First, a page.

Stop Colombian free-trade deal

By  Myles Gough, The Catholic Register
  • February 27, 2009
{mosimage}TORONTO - The Canadian government will be complicit with human rights violations being committed in Colombia if it proceeds with an already-signed free trade agreement, warned a church-sponsored delegation of Colombian activists that toured Canada in February.

Members of Colombia’s religious community are calling on Canadian churches to help prevent the ratification of the agreement between the two countries.

In an open letter, religious officials say they hope Canadian churches will rally behind their cause and pressure Canada’s Conservative government to revise the current free trade deal. Although Canada has signed the treaty, it won’t be implemented until it passes a 21-day examination period in Parliament.

“These bilateral treaties seek to defend the interests of the multinational corporations and of the powerful, and not the interests of our people,” says the letter signed by several Colombian bishops and religious superiors.

The Canadian Catholic Organization for Development and Peace has opposed the free trade agreement since last October, when three indigenous people from an affiliated organization were murdered by paramilitary troops. The three victims were members of the Embara Chami people, an indigenous group opposed to mining on its ancestral lands. That opposition made them a target of paramilitary violence.

“Canada should be warning companies against operating in conflict zones in Colombia, rather than giving them the green light to set up shop in an environment where it is easy to become complicit in human rights violations,” said Development and Peace executive director Michael Casey.

Spokesperson Mary Durran said Development and Peace supports Colombia’s religious community and has already sent letters out to many federal MPs.   

The Canada-Colombia Free Trade Agreement was signed by Prime Minister Stephen Harper and Colombian President Alvaro Uribe in November. Canadian officials say the agreement is expected to improve market access for Canadian exporters and provide a more secure environment for investment.

Many Colombians say a free-trade agreement will threaten the already delicate situation surrounding human rights violations in their country.

In February, a delegation of human rights advocates from Colombia travelled across Canada to draw attention to injustices that continue to plague the most violent nation in the Western hemisphere. It was in Toronto Feb. 19. The delegation said it wants Canada to carry out an independent human rights investigation before finalizing the deal.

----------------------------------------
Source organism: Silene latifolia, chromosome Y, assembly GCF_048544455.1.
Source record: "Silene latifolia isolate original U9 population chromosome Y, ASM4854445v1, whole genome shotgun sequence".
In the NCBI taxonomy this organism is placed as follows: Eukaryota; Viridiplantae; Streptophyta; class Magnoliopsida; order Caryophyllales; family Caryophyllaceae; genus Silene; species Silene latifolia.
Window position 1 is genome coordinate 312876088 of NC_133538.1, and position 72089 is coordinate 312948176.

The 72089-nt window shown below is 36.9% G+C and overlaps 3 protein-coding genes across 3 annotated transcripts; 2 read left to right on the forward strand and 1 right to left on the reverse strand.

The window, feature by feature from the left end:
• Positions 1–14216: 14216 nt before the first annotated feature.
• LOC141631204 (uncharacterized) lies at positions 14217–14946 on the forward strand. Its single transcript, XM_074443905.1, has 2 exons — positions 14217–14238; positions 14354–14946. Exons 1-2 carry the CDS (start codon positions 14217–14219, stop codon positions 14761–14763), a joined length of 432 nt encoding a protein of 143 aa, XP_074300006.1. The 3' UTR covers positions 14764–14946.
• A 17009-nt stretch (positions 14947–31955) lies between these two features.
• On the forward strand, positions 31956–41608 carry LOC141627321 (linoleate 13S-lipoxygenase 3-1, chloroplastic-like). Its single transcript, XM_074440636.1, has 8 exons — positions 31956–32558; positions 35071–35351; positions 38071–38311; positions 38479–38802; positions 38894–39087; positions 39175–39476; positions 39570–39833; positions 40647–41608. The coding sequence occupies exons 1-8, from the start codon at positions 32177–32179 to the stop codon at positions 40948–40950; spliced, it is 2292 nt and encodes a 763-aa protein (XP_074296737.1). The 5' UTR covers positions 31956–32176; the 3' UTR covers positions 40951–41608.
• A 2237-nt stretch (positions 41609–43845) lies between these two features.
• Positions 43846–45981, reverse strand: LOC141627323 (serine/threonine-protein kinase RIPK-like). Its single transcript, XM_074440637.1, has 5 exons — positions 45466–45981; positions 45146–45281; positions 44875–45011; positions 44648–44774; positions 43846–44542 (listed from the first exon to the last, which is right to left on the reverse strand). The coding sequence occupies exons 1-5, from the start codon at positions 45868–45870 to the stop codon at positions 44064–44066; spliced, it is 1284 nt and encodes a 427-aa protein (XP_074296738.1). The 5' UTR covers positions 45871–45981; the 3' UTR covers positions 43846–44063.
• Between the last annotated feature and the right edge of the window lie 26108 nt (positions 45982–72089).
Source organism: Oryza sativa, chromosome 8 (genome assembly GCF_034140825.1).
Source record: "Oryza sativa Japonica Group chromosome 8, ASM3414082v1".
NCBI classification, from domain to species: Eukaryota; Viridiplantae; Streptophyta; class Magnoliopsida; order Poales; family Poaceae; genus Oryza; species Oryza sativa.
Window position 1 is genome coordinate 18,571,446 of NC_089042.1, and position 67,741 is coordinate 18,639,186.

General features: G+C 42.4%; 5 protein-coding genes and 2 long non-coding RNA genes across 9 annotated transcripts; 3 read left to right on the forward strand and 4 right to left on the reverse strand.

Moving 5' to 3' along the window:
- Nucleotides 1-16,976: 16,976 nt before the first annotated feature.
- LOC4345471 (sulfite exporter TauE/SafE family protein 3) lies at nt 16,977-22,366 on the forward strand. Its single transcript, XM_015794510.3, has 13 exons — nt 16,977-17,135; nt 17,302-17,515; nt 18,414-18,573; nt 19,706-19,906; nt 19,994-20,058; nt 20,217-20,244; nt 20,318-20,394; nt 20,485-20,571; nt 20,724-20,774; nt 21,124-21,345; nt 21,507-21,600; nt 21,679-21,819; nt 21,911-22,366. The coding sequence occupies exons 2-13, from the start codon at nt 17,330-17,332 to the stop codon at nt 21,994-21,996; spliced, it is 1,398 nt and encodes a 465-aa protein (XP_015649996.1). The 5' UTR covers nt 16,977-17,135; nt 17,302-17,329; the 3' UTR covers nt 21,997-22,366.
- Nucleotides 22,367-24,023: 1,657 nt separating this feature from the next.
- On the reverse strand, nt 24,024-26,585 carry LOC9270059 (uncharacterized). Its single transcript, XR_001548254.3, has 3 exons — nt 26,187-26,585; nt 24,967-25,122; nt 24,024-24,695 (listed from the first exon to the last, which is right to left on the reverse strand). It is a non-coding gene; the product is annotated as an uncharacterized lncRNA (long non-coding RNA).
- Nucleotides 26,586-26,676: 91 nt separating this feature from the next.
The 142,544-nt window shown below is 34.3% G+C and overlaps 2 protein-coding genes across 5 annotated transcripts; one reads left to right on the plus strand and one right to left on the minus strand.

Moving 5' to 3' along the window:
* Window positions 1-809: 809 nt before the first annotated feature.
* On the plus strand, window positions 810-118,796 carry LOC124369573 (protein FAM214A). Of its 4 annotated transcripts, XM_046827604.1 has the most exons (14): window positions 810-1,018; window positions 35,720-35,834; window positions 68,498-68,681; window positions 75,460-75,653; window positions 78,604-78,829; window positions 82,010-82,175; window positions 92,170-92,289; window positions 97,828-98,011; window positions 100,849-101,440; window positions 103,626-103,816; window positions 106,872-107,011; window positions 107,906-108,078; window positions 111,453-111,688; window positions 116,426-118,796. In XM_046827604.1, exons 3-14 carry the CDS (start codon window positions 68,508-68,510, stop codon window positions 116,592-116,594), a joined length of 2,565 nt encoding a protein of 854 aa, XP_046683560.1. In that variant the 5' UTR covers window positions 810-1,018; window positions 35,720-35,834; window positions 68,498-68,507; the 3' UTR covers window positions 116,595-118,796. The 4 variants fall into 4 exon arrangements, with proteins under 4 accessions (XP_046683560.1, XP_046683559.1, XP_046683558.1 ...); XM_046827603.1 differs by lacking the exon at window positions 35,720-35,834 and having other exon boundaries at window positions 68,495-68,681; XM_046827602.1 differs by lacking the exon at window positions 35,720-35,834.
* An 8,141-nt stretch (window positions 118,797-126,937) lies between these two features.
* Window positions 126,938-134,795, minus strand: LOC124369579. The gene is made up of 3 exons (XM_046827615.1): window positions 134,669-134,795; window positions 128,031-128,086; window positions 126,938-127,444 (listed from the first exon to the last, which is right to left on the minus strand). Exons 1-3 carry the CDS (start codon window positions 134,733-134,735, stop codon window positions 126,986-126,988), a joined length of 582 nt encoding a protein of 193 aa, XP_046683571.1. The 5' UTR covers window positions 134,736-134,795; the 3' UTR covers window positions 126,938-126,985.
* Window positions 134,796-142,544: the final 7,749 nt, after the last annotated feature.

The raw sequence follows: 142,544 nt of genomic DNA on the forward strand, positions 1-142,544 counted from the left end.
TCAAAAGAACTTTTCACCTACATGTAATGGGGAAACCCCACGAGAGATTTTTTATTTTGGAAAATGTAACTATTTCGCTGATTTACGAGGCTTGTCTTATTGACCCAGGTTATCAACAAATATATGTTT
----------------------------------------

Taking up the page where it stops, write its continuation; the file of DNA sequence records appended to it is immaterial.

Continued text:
Franciscan Brother Omar Fernandez from Bogota said Colombian citizens have suffered through more than 40 years of civil war and continue to live in a very militarized society.   

“The government says it is for security, but for us it connects very much with fear,” Fernandez said, adding that both government and paramilitary troops continue to frequently violate human rights.

When the agreement was signed in November, Harper issued a statement saying Canada would be “helping one of South America’s most historic democracies improve the human rights situation in their country.” But members of the delegation disagree, warning the deal was signed with little regard for workers’ rights, environmental concerns or the country’s current security situation.

Uribe has been presenting a false picture of Colombia living in a peaceful, post-conflict era, said Yolanda Becerra, director of Colombia’s Popular Women’s Organization.

Becerra, who was threatened at gunpoint after two paramilitary soldiers invaded her home in 2007, said death threats, assassinations and displacements are still widespread. Becerra said the free trade agreement will only worsen the situation, and Canada will be complicit — either through omission or intention.

Minister of State of Foreign Affairs for the Americas Peter Kent, who met with the Colombian delegation, said there is always room for improvement with regards to human rights protection, and Canada hopes to play an expanded role.

“We believe that the Uribe government has made great progress. Over the last six years, the personal security conditions of the vast majority of Colombians have improved,” he said.

But human rights advocacy groups like Amnesty International, which helped sponsor the Colombian delegation, strongly disagree with Kent’s assertion. According to its statistics more than three million civilians have been displaced from their homes since 1985.

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